Test attributes—we look at where the valve first starts to leak. In most cases, it is pressure relief valves. We look at the initial set pressure measurement where the valve recloses. We may do a complete sequence of several pops to see if that changes any. Particularly for the steam valves, it will tell you if it was warmed up properly or not. 

We will do a capacity test. When we do that, we are bringing the pressure up, so we see where it opens again and where it recloses. 

We have done a couple cases where we just measure the lift. If either it's a very large valve, or we don't want to have the valve under pressure for a really long period of time, we can do a lift measurement. That tells us mostly what the capacity would be. 

We have done testing, and then we may add additional test cycles. We will put on the piping that we found, see how that might have affected the performance, things like that. 

When I did look at some of this data as I went through a whole series of tests, I was surprised we had 97 different tests since 1991, and there is no relationship to time. We keep having pressure equipment accidents. So what people do here is important because there is still stuff that's going wrong. 

I tried to look at this data, some different trends, and what type of equipment we tested, and tried to summarize it a little bit. 

Let’s start with code sections. About half of what we did was either Section I or Section IV, pressure equipment. I'm not sure what this tells us about the state of that equipment. I think most jurisdictions regulate boilers and heating boilers quite a bit, but there is a little less regulation on the pressure vessel side. 

We had a few non-code items. We are not in the non-code business. We are in the code business, but we had several cases where the jurisdiction that was very knowledgeable about pressure equipment essentially had loaned their services to some other state organization. In most cases, it was an OSHA type of group, where they were concerned with worker safety. They had a pressure equipment accident, and they went to the people in their jurisdiction that know about pressure equipment. That's the boiler and pressure vessel group. And so we did a valve on a water tank and another valve that was on a low-pressure vessel, not normal code stuff that we deal with. But that's helping out. That department is trying to help out their safety group. 

About half the tests were steam. The other half was air. A couple water valves were thrown in there. We had a few that we did on both water and steam. Because there was some question about how that valve was being used at that particular time, we checked it on both fluids. 

About a third of the types of devices tested were safety valves. Most of the rest were safety relief valves. That's your Section VIII stuff, but that also includes a lot of the Section IV hot water boiler valves, and a few other oddball things there. We did a T and P valve and some rupture disks. Others were a couple of excess flow valves, things like that.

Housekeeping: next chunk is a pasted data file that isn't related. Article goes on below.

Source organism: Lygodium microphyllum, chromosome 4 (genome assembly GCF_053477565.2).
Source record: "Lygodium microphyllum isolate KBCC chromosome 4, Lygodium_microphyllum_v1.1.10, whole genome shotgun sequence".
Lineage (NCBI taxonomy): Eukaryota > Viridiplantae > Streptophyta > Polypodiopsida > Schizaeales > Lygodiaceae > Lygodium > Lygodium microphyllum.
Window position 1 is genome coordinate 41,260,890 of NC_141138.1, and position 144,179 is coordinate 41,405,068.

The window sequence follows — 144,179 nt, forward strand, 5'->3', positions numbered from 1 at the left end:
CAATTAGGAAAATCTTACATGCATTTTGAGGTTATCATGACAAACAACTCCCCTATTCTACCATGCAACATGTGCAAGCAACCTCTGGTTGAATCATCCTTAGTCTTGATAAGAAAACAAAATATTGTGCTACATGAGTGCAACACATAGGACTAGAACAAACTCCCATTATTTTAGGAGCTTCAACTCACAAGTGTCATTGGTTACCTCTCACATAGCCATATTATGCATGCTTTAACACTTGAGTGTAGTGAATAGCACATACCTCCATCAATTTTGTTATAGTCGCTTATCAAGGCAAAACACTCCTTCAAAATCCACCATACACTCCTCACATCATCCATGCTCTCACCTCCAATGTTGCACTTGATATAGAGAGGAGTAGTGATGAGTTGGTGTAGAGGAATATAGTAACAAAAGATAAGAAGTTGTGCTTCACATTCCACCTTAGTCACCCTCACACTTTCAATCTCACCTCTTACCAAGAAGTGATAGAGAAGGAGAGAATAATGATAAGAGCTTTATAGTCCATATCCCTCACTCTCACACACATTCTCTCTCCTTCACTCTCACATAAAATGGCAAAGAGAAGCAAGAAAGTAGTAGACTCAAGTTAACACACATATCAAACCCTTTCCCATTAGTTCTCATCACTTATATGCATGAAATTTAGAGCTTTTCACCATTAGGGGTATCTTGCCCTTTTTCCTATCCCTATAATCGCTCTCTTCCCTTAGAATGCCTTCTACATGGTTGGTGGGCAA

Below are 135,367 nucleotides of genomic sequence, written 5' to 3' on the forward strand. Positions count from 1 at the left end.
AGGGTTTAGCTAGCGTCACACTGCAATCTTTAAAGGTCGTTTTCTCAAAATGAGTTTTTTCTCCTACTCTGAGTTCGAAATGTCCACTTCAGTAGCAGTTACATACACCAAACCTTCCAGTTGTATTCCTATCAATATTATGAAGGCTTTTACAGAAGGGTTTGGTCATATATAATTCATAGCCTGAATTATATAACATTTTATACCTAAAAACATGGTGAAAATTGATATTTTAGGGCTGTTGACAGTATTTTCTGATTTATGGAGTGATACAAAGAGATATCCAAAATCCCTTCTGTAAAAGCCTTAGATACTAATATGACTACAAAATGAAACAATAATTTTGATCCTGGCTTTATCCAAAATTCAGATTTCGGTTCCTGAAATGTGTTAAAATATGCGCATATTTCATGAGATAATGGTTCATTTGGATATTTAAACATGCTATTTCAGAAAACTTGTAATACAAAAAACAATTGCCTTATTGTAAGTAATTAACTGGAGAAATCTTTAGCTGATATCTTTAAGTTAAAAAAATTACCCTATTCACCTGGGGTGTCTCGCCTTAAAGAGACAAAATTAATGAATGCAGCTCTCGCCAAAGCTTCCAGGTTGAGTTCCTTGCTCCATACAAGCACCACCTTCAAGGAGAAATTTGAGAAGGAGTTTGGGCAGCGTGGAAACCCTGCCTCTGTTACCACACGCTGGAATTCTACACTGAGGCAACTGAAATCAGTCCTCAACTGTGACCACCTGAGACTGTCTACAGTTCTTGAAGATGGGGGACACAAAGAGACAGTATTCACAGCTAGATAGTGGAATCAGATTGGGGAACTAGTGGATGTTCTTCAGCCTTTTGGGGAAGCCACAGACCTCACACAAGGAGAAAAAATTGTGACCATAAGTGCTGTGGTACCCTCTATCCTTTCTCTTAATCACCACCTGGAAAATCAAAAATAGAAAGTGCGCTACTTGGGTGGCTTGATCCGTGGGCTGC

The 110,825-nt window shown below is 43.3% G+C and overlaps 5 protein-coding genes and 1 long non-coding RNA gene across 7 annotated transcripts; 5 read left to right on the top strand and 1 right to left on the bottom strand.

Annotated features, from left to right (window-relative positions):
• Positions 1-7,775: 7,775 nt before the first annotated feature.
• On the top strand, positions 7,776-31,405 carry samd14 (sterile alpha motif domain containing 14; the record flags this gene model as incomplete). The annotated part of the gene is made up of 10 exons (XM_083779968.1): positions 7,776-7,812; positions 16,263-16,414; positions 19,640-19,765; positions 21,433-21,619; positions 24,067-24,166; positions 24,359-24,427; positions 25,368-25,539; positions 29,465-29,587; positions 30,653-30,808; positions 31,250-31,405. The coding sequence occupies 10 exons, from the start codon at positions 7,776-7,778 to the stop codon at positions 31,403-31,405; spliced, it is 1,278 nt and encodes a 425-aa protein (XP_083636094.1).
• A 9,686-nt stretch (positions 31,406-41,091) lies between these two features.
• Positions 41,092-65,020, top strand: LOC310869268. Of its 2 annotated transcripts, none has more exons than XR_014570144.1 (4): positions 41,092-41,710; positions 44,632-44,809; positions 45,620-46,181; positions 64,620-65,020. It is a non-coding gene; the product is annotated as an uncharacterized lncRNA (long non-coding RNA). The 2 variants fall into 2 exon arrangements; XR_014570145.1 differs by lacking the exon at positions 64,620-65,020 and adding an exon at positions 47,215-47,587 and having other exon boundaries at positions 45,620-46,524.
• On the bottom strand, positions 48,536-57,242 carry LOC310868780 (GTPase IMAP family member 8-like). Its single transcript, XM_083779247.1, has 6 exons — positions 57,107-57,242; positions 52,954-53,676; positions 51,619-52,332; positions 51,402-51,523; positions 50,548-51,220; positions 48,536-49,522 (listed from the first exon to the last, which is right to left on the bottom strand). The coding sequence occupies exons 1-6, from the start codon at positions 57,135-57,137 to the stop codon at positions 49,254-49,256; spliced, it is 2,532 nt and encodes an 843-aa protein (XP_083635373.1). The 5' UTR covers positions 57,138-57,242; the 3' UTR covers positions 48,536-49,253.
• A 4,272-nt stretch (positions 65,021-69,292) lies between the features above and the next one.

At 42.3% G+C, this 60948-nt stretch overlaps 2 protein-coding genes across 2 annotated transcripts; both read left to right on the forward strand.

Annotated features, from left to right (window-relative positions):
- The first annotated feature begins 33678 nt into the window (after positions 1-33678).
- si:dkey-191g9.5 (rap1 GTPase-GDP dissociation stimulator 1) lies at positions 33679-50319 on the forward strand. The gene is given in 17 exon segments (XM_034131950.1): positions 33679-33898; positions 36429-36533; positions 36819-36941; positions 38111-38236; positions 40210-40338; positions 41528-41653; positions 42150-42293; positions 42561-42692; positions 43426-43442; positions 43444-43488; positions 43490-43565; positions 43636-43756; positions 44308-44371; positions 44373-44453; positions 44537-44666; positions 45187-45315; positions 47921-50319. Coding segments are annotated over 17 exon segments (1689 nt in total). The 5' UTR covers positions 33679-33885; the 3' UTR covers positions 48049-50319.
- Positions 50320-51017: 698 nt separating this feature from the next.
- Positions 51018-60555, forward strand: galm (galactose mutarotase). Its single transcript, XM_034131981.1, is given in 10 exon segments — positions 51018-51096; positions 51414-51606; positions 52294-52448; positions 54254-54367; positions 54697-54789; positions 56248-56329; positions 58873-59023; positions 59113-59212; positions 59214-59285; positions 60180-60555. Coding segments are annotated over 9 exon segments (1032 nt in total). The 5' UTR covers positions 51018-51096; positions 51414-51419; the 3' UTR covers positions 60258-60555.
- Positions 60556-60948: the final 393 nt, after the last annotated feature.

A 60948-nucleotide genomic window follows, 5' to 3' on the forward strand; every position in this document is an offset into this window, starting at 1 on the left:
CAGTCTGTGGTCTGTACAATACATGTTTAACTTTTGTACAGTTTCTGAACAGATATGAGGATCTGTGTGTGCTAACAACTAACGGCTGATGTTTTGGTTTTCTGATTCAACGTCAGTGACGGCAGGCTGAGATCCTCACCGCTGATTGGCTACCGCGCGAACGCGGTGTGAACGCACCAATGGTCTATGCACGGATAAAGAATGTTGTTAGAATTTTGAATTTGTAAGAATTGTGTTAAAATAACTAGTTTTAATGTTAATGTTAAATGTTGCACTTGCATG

Now we get to some of the lessons learned. So what is all this telling us? 

There was a valve from a large chemical plant that had had an explosion and a fire. The valve had some kind of burn marks on the outside of it. It was pretty heavily mechanically damaged. The inside of the outlet had a plastic type of substance in it. I didn't think that valve was going to do anything, but it did perform. It wasn't within tolerance or anything, but it opened. It seemed like that valve was doing its job. But as we were having discussions with the different test parties, a guy asked me, “Well, I see what the valve did, but if there was something that was in the outlet that looked like a giant plastic football stuffed in there, would that affect the performance?”

I said, “Yeah.”

He responded, “Well, before we brought it down here, we chipped it out. So it didn't fall out. It was mechanically removed.” And what it turned out—this was a plastics processing plant—they had a number of relief valves that all discharged into a common manifold. There had been an overpressure condition. That fluid always went both ways in the pipe. The fluid that was discharged, which was this plastic, had melted. Molten plastic had gone back up the pipe and gone into the outlet of the other valve, and it was plugged up. So no matter what it did on our test stand, the important piece of information that originally was missing was that there was a big thing that looked like a football stuffed in the outlet. So on my test notes, I write down valve probably would not have worked with a big plastic thing that—I didn't say it looked like a football, but . . .

So it's important to understand the condition of it, understanding exactly how it came out from the field. Taking that big plug out of the outlet probably changed its performance a little bit. I made sure that was prominently captured in our notes. 

Application of pressure relief devices is important, and they are designed for a certain service. We want to make sure they are used that way. 

We tested a valve that was involved in a release of ammonia in a refrigeration system. We tested it as it's listed on the nameplate. We get it all done, and they say that the valve was on the liquid line. It's a gas-certified valve, so I can't really tell you what its liquid performance is. The valve was misapplied. It was not in the service that it was actually designed for.